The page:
It's been reported in the press that a campaign is about to be funded and launched to try to convince Roaring Fork Valley taxpayers to approve a new mill levy to support the Roaring Fork Transportation Authority. Proponents use the word "only" to describe the purportedly minimal impact of such an addition to a homeowner's property tax bill.

Citizens already are taxed to support RFTA through a sales tax on virtually all your purchases. It's a bit here and a bit there so you might have overlooked it, and it's practically impossible to figure what it adds up to at the end of each and every year.

I can almost hear the thought process of those advocating a property tax mill levy: if you don't support being taxed, it must mean you don't care about the environment and don't favor mass transit. Don't fall for that. Most families make decisions about what they can afford given their financial resources. They certainly can't raise a tax so they can spend more.

While a public agency such as RFTA might like to do a number of additional things, don't forget that once a tax is created, it won't ever go away. I'm sure I'm not alone in stating that in the past three years alone, my property tax went up 52 percent, including a 53 percent increase in School District tax, 33 percent more for Crown Mountain Park, and a doubling for the Basalt Regional Library (even before the new library bond). Say "No" to more taxes.

Bob Hubbell

Carbondale

Julie McCluskie committed to Colorado

I had the honor of serving as the Lt. Governor of Colorado from 2011 to 2016 and, during that time, I worked alongside Julie McCluskie, now a candidate for House District 61. She served as the Director of Communications and Community Outreach and I had the opportunity to witness her commitment to Colorado every single day. Our shared focus was education, from early childhood to post-graduate, and Julie led the way in helping to develop policies that served all kids and all families, regardless of where they lived or their family background. She traveled the state with me as we visited schools and libraries to raise awareness about the importance of early literacy and she helped formulate the policy that led to the passage of the READ Act to improve third grade literacy.

Julie was also a strong advocate for rural Colorado and her commitment to communities west of the continental divide was unwavering. She and her husband established a small business in Summit County decades ago and she has been active as a parent, a volunteer, and a school district employee. She has been an outstanding public servant and I hope the voters in her district will join me in supporting her election to the Colorado legislature. I can think of no individual better qualified to serve in that role.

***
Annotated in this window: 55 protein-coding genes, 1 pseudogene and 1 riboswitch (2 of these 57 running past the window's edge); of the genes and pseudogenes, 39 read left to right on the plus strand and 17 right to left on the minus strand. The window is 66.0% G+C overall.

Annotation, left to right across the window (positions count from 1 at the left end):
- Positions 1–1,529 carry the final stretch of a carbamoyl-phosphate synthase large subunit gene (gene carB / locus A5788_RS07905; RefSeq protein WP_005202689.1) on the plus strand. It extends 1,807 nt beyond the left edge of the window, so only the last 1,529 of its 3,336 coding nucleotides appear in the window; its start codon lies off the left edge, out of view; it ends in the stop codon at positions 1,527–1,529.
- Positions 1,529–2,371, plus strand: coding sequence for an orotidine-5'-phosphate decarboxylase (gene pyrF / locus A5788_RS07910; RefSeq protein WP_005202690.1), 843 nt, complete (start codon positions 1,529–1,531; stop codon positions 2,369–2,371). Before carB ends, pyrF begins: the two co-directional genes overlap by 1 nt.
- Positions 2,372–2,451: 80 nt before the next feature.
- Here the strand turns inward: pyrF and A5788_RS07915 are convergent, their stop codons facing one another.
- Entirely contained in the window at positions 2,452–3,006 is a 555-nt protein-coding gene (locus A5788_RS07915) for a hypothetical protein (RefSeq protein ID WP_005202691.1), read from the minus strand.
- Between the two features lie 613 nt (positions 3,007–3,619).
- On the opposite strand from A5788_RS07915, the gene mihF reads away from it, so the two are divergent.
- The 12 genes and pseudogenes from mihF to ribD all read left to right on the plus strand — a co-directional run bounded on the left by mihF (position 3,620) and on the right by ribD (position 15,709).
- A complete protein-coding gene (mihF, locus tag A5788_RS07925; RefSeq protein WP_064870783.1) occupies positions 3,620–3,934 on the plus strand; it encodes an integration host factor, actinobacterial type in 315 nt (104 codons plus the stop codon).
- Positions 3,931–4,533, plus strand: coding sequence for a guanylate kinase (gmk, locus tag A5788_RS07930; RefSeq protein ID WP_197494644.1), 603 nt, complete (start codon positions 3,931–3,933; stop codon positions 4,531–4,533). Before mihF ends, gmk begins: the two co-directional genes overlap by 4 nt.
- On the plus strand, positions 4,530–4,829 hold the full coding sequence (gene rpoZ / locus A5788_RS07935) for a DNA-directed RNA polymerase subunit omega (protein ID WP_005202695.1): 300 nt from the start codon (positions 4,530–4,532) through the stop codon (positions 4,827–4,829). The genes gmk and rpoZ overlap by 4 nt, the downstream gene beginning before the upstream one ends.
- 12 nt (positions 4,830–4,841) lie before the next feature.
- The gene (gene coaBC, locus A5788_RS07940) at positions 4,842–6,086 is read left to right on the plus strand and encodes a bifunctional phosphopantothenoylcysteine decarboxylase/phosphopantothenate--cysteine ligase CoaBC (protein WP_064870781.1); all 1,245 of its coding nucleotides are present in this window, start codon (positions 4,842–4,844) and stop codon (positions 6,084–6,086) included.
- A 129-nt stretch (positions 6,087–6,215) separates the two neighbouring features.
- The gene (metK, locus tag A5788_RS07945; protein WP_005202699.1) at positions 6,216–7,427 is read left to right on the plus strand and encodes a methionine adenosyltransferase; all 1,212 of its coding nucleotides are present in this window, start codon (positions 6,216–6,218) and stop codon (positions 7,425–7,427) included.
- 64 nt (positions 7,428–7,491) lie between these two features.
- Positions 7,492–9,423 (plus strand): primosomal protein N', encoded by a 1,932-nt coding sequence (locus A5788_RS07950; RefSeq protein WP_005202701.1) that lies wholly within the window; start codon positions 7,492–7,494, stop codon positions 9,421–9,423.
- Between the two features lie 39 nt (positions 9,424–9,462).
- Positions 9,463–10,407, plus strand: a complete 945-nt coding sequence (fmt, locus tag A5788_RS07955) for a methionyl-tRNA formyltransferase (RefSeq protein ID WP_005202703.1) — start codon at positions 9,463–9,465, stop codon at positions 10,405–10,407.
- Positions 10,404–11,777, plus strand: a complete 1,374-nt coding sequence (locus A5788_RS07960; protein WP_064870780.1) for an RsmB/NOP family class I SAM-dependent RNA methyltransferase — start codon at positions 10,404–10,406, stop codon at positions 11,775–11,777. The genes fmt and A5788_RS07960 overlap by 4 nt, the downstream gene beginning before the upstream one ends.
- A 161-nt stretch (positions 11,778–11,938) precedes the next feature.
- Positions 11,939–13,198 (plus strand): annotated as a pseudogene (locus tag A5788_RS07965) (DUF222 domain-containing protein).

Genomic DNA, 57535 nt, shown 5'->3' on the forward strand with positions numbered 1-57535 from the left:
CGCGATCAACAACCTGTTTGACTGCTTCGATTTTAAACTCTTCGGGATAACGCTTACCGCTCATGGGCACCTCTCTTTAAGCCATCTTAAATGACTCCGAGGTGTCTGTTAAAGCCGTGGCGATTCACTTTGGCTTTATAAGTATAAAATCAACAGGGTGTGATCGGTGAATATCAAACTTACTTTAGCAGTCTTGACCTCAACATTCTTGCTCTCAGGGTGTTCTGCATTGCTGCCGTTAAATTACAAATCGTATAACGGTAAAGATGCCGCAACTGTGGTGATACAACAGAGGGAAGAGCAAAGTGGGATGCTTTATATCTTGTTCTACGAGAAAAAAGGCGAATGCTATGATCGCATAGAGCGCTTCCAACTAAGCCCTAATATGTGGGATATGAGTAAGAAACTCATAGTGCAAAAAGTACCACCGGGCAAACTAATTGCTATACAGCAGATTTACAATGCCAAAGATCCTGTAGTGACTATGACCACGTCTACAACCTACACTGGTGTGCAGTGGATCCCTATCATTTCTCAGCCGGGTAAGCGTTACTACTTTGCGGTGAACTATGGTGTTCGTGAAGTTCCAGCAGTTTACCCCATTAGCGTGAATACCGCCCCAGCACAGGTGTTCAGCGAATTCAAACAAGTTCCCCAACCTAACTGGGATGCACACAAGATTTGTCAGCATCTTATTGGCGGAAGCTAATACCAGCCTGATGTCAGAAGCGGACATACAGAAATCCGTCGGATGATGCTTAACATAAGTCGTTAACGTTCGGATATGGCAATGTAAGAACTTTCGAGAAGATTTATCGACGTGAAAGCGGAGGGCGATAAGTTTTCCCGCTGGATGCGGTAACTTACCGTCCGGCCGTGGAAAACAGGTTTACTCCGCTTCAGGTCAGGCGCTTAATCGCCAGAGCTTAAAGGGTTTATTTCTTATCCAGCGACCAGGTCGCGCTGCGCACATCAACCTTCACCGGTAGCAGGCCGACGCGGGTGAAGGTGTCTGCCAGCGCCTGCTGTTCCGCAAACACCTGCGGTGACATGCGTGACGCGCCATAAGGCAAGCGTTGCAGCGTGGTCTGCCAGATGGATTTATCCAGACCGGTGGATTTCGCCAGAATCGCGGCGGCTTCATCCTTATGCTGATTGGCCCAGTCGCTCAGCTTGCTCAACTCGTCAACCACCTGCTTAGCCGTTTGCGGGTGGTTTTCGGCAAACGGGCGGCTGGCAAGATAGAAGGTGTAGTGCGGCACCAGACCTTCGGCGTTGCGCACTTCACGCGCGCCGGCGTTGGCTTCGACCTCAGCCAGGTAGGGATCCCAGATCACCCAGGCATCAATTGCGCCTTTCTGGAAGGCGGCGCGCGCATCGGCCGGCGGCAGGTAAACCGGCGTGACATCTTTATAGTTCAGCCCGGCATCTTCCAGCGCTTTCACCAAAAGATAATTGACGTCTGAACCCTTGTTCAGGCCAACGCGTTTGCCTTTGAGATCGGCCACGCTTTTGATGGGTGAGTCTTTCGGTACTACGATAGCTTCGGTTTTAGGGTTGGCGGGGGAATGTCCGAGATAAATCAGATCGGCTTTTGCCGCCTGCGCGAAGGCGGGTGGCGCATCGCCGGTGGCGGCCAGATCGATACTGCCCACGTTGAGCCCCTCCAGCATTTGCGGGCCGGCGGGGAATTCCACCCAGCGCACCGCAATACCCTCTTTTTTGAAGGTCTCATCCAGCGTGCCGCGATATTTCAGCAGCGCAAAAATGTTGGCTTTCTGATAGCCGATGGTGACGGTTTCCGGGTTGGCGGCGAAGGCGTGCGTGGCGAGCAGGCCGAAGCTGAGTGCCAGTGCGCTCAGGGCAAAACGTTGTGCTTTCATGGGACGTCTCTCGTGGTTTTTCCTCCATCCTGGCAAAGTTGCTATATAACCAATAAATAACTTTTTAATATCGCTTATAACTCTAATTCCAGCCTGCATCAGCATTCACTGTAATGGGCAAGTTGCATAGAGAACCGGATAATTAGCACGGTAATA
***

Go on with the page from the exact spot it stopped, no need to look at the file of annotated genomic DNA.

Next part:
Joe Garcia

Denver

Kudos to A Way Out symposium

I want to give an enormous thank you to our local non-profit A Way Out for putting on the symposium at the Jerome on Tuesday 9/18. This event hosted three experts in the field of addiction and provided lifesaving information for our community. I am grateful that organizations like A Way Out fundraise and put on these events to change the culture and patterns within our amazing community.

Kimberly Reil

Carbondale

A few clarifications concerning Aspen School District

Re: the troubling situation at the Aspen School District. As I have ended up being quoted several times, I hope to use this forum to clarify a few misconceptions.

1) Nepotism does not refer to teachers marrying each other. That would be silly, and does not meet the definition "the practice among those with power or influence of favoring relatives or friends, especially by giving them jobs." Teachers don't hire each other. Rather, it refers to John Maloy hiring his inexperienced daughter to fill the highly placed role of district psychologist.

2) The slide in our rankings is a bummer, but it is also the truth. I am sorry that is a downer, but I believe it is better to shed light on our reality than to stick our heads in the sand. The district can spin the information, but every public school in the state is judged the same way. Even if the test changes, it changes for all. Why bring it up? The slide speaks to morale.

3) This is all about supporting our principals, teachers and children. If you want them happy and healthy, sign the petition.

Bettina Slusar

Aspen